“These are extremely talented students overcoming great odds to succeed.”
Theodore von Karman Professor of Aeronautics at Caltech
“Before the internship, I felt that the knowledge I had was not enough to begin working on my own projects. Now, I feel the confidence to get more involved on the STEM community, and share the knowledge I obtained during my internship.”
— Mario Acuna
“The amount of knowledge I obtained during the program is equivalent to years of work experience, and classroom lectures, which I value so much and grateful for.”
— Serli Alexandi
Glendale Community College
“With this internship, it definitely builds up my confidence in applying to those big industry internships because it now shows them that community college students can keep up with University students.”
— Nathan Sam
Friends of Base 11
Irvine Valley College
National College Resource Foundation
Pasadena City College
Santa Ana College
Tomorrow’s Aeronautical Museum
Use of Funds
2018 Total Revenue
Corporate & Advisory Board
Chairman & CEO, Base 11
Chief Financial Officer, Base 11
Douglas R. Bender
Managing Partner SPHR, MA Onyx Global HR
Principal, Deloitte & Touche LLP
Ron de Frates
Co-founder, 5X Solutions, Inc.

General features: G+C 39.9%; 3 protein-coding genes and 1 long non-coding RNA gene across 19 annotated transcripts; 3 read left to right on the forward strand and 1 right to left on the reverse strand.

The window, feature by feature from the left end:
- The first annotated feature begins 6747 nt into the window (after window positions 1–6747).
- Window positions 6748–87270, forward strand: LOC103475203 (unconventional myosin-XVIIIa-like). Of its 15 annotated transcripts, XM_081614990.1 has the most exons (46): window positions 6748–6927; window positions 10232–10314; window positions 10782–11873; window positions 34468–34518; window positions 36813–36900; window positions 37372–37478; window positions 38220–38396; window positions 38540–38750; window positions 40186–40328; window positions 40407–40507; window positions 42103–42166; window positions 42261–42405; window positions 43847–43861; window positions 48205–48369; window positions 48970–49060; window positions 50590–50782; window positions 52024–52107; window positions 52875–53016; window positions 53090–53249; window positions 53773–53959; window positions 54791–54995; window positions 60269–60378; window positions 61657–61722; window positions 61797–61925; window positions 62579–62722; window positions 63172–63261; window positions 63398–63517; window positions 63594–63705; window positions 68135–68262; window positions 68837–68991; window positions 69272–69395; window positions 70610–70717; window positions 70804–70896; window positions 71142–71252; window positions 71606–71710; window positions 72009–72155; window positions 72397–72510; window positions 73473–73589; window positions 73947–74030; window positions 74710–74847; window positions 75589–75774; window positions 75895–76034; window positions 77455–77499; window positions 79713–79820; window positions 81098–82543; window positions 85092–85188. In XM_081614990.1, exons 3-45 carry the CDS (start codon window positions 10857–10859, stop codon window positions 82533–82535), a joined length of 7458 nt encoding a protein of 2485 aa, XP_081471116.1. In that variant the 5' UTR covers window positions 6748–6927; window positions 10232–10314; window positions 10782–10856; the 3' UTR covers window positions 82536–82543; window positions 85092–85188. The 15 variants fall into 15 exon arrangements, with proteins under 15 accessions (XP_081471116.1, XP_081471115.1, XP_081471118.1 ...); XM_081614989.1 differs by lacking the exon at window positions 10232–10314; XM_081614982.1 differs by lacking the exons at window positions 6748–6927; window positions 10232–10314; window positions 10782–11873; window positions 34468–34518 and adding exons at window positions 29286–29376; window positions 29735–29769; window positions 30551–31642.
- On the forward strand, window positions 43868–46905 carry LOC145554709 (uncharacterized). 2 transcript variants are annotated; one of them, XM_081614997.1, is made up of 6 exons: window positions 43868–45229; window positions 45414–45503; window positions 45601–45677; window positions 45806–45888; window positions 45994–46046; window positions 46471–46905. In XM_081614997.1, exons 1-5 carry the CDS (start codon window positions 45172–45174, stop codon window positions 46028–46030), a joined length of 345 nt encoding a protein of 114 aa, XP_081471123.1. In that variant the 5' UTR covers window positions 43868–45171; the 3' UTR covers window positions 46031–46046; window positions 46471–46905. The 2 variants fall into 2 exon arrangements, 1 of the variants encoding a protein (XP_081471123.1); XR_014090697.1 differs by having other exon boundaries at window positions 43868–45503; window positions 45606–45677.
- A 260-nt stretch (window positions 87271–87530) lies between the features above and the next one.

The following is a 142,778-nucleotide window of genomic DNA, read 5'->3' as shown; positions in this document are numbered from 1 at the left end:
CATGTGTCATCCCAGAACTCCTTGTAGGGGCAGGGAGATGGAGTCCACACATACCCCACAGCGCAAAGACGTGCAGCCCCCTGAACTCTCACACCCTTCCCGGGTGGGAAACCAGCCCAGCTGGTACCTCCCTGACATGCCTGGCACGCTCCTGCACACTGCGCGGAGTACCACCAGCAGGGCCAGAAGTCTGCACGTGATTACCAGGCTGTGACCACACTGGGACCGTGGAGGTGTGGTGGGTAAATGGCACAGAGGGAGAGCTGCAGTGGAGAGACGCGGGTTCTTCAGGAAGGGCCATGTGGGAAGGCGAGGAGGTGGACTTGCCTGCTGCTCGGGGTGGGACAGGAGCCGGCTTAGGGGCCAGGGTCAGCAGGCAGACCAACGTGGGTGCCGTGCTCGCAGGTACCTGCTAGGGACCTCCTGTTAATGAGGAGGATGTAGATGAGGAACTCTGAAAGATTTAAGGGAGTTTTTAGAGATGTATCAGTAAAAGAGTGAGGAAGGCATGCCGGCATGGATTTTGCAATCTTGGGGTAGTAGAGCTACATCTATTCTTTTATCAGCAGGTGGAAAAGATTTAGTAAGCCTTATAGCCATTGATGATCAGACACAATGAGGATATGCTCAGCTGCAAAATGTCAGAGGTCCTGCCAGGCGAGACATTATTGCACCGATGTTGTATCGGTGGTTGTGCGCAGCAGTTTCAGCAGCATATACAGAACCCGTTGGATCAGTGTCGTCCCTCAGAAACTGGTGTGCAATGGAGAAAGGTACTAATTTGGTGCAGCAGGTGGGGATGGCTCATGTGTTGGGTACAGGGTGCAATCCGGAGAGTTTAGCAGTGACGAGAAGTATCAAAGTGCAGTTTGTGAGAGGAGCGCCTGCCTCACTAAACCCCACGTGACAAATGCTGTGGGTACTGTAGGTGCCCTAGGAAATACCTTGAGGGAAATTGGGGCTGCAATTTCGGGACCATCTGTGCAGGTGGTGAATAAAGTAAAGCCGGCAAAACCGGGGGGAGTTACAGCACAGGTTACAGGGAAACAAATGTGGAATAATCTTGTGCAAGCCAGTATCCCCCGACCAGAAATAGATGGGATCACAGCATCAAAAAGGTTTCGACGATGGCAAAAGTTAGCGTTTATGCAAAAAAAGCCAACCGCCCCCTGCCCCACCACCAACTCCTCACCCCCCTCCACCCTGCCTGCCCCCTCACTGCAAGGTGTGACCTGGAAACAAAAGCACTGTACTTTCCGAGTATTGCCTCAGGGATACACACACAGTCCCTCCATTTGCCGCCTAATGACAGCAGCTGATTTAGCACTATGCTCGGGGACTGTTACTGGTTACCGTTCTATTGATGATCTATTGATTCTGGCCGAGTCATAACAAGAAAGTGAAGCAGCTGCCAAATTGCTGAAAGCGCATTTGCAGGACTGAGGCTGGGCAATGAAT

Craig S. Nickerson
CEO and President, The Nickerson Group
Senior Corporate Vice President, Chief Corporate Social Responsibility and Legal Officer at Golden State Foods
Art McCoy, Ph.D.
Superintendent, Jennings School District
Tech Investor, Entrepreneur
Michelle Flowers Taylor, Ed.D.
Founding Director of the Institute for Engineering Community and Cultural Competence at USC’s Viterbi School of Engineering
Andrew C. Jones, Ed.D.
CEO, Society of Hispanic Professional Engineers
Carver Gayton, Ph.D.
Author and Public Historian
John W. Hines
Managing Director – Chief Technologist, JH Technology Associates LLC
Risk Solutions Partner Compliance Risk
Bryan Kent Wallace, Ed.D.
Assistant Professor of Physics, Director of Physics Laboratories, and Coordinator of Rocketry Department of Life and Physical Sciences Fisk University
600 Anton Blvd. Suite 1100
Costa Mesa, CA 9262